Published online 15 July 2009 | Nature 460, 317 (2009) | doi:10.1038/460317c

News in Brief

El Niño arrives in the Pacific Ocean

US climate scientists last week announced the arrival of El Niño, a cyclical rise in sea-surface temperatures in the central and eastern Pacific Ocean. The event is known to influence fisheries and global weather patterns.

El Niños, which are associated with a weakening in the easterly trade wind, occur every two to five years and typically last for about a year. The current one is expected to continue developing over the next several months and to last through the winter, according to the National Oceanic and Atmospheric Administration in Washington DC.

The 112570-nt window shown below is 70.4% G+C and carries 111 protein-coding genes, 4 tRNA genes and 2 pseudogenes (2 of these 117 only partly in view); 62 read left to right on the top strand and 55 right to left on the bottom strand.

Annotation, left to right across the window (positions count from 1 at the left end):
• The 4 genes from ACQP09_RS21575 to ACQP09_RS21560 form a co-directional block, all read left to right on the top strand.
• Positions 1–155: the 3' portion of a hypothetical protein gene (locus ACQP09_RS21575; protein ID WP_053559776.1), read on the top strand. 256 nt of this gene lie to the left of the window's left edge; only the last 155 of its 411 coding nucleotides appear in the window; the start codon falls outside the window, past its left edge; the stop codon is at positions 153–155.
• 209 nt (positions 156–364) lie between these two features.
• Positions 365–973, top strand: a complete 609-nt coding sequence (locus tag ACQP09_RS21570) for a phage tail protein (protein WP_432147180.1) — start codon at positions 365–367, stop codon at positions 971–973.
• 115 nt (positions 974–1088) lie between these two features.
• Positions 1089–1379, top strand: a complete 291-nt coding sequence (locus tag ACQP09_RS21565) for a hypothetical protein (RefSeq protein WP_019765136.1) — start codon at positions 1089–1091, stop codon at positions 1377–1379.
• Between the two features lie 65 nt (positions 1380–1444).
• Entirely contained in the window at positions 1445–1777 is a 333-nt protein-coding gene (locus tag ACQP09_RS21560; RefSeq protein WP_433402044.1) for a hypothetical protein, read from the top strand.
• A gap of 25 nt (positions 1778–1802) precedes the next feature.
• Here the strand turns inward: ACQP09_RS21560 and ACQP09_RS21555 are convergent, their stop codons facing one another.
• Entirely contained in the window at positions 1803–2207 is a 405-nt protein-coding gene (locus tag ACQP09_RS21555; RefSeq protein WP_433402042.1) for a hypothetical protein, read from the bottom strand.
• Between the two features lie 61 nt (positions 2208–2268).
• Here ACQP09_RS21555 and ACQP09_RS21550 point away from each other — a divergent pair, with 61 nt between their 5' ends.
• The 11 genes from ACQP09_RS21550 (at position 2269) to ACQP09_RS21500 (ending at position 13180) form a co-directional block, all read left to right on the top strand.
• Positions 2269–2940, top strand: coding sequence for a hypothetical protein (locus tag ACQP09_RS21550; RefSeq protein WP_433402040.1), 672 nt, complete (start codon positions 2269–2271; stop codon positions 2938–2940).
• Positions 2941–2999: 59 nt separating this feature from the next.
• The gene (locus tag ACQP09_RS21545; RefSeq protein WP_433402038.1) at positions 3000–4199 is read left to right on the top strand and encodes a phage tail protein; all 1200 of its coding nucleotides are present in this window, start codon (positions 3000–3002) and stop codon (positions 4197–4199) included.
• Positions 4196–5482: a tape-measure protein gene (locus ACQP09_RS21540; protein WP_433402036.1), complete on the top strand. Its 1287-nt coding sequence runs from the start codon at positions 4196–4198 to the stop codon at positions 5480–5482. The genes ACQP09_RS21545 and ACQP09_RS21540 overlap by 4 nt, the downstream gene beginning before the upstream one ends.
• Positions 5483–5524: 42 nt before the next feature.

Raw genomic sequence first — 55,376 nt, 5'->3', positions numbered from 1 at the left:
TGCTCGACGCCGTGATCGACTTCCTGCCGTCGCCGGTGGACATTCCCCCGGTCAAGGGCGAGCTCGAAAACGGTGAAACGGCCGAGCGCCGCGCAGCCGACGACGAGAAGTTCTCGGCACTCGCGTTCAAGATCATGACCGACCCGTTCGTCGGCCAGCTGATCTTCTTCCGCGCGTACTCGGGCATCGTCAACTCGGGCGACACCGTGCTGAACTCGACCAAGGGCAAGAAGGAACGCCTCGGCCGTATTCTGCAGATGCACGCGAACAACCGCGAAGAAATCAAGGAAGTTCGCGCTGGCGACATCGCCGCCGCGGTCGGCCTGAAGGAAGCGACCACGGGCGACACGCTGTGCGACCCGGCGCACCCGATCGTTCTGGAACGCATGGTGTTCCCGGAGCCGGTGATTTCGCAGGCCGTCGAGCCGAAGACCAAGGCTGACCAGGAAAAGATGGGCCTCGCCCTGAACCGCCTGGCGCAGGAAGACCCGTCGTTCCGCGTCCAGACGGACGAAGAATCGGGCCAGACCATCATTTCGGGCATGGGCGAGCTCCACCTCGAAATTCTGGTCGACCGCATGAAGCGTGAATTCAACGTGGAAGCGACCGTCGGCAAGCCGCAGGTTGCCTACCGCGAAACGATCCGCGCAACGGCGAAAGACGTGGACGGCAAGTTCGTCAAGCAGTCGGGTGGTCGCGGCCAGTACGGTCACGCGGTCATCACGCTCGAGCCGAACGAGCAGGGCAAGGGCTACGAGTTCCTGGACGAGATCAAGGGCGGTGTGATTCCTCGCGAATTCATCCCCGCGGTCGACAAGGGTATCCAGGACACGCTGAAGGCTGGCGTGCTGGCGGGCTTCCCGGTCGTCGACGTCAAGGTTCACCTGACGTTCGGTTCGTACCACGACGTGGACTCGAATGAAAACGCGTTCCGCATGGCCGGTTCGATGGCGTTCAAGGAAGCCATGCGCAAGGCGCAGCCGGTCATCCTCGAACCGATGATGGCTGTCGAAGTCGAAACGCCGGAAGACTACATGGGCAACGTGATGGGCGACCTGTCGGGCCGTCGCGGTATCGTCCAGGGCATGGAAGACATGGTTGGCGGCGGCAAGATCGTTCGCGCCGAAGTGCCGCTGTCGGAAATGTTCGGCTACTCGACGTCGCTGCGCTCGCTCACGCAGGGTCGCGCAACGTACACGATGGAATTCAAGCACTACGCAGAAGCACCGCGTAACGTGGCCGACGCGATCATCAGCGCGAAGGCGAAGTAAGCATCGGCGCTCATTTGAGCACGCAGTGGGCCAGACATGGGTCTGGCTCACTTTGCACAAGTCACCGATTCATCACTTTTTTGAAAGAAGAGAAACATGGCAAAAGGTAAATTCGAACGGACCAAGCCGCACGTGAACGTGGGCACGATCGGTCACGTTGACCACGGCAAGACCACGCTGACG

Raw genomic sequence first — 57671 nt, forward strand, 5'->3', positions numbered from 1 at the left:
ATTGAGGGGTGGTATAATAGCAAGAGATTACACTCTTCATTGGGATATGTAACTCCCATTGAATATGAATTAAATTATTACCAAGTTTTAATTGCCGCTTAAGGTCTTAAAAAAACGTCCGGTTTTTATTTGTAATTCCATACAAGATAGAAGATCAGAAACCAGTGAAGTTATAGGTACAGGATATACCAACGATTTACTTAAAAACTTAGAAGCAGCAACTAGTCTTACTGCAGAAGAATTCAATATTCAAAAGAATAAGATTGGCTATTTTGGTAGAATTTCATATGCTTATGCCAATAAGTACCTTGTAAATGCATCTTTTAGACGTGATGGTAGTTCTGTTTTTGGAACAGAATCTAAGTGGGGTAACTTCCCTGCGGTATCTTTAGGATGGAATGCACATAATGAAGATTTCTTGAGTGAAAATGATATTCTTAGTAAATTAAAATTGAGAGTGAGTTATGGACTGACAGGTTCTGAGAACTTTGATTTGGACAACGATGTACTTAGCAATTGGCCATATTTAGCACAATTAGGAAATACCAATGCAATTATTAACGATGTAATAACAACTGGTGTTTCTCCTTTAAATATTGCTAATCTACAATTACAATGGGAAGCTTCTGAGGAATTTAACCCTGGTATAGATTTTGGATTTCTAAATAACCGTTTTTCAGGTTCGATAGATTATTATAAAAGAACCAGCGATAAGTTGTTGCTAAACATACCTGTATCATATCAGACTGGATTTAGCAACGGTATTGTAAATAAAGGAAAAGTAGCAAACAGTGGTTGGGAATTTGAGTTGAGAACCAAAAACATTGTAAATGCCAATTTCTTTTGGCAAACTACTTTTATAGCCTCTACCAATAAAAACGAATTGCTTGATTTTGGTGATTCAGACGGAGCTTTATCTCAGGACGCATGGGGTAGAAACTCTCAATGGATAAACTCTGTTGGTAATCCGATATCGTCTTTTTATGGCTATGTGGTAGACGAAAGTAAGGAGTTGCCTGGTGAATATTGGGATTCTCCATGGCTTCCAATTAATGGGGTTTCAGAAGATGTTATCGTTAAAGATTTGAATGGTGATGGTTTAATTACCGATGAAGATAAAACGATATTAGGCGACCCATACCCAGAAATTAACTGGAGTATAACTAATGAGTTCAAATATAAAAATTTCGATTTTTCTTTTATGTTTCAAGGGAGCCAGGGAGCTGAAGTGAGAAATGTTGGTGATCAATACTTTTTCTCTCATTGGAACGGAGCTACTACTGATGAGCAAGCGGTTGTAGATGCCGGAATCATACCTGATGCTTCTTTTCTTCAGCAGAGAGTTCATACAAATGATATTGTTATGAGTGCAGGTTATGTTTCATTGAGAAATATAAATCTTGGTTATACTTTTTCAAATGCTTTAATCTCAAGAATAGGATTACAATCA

Previous El Niños have seen more rainfall over the central tropical Pacific, drought in Indonesia and powerful winter storms in California as well as flooding and mudslides in Central and South America. The phenomenon has also been linked to less hurricane activity in the Atlantic Ocean and additional winter precipitation in the arid southwestern United States. 

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